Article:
A client recently asked this question: “Can someone steal a blessing from you that God intended for you to have?”
Short answer: No
First, let’s define the term “blessing.” Webster defines the term this way: “approval that allows or helps you to do something; help and approval from God; something that helps you or brings happiness.” Those of us who claim to a have a spiritual relationship with God don’t typically believe in “luck,” or “fate.” We believe that God is sovereign (possessing all power and control) over the universe He has created. Therefore, we believe that He bestows many different kinds of “blessings” on those created in His image. Blessings can be spiritual, financial, physical, material, relational, etc., but we believe we receive these “blessings” from the hand of a loving, all-powerful God.
So, with that in mind, can someone steal a blessing God wants and intends to bestow on me?
Let’s take a look at a more complete answer, as there is an Old Testament story that speaks to this subject. The story is about a pair of twin brothers, Esau and Jacob, sons of Isaac. Their story is found in Genesis beginning in chapter 25 and goes like this: Isaac was 60 years old when he had Esau and Jacob. Esau was the firstborn, and being born first back in those days meant you received the blessing of the firstborn, which was called the “birthright.” At the death of the father, the firstborn would normally receive a double portion of the estate over his siblings.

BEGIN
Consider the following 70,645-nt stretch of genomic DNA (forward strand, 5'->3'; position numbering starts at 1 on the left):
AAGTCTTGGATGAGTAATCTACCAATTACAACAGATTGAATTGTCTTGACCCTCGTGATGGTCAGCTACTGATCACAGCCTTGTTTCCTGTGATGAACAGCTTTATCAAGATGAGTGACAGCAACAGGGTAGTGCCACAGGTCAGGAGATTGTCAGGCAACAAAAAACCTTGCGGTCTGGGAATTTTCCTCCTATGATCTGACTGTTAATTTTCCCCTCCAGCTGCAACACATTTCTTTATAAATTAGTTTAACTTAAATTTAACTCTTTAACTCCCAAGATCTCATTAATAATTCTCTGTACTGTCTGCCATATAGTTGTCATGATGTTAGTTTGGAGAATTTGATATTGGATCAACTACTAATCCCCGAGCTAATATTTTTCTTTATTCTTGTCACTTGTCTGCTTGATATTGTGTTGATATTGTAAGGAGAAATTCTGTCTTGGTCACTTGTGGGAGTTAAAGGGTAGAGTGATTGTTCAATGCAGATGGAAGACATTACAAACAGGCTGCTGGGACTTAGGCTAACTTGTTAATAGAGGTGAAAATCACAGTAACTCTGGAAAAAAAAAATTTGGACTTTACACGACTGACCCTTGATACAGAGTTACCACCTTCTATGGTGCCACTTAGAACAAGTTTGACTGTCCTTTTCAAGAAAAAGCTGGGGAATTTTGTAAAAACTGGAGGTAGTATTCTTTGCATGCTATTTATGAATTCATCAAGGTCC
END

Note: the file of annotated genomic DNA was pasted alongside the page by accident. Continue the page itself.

In Genesis 25:27-34 we find the story of Esau selling his birthright to his younger brother, Jacob. He sold it for a bowl of stew. So, Jacob did not steal the blessing of the birthright, but rather, Esau, as verse 34 tells us, “despised his birthright” and sold it to Jacob.
Next, the story of Esau and Jacob continues and near the end of their father Isaac’s life he calls Esau in to bestow a blessing upon him. In Genesis 27 we find the story of where Jacob literally deceives his father Isaac and steals the blessing that Isaac was going to bestow on Esau. Jacob dressed up like Esau and deceived Isaac, who, by the way was legally blind at this point, the although he sounded like Jacob, he was in fact the oldest twin, Esau. Isaac placed his hand on Jacob’s head and bestowed the blessing of the firstborn on the youngest.
Now, push the pause button . . . I know what you are thinking . . . See here’s an example of where someone can steal a blessing that God intended for someone else to have. Well, here’s a question for you? Did God intend for Esau to have that blessing? Before the twins were born God told Rebekah who He intended to bestow those blessings on in Genesis 25:23, “The Lord said to her, Two nations are in your womb; And two peoples will be separated from your body; And one people shall be stronger than the other; And the older shall serve the younger.” NASU
You see, God never intended for the firsborn, Esau to receive the blessings normally bestowed to the firstborn. In His sovereignty, God intended for Jacob to receive the blessing even before the twins were even born.
So . . . remember this . . . when God intends to bestow a blessing on you, no person, nor the devil himself can steal what God intends for you to receive.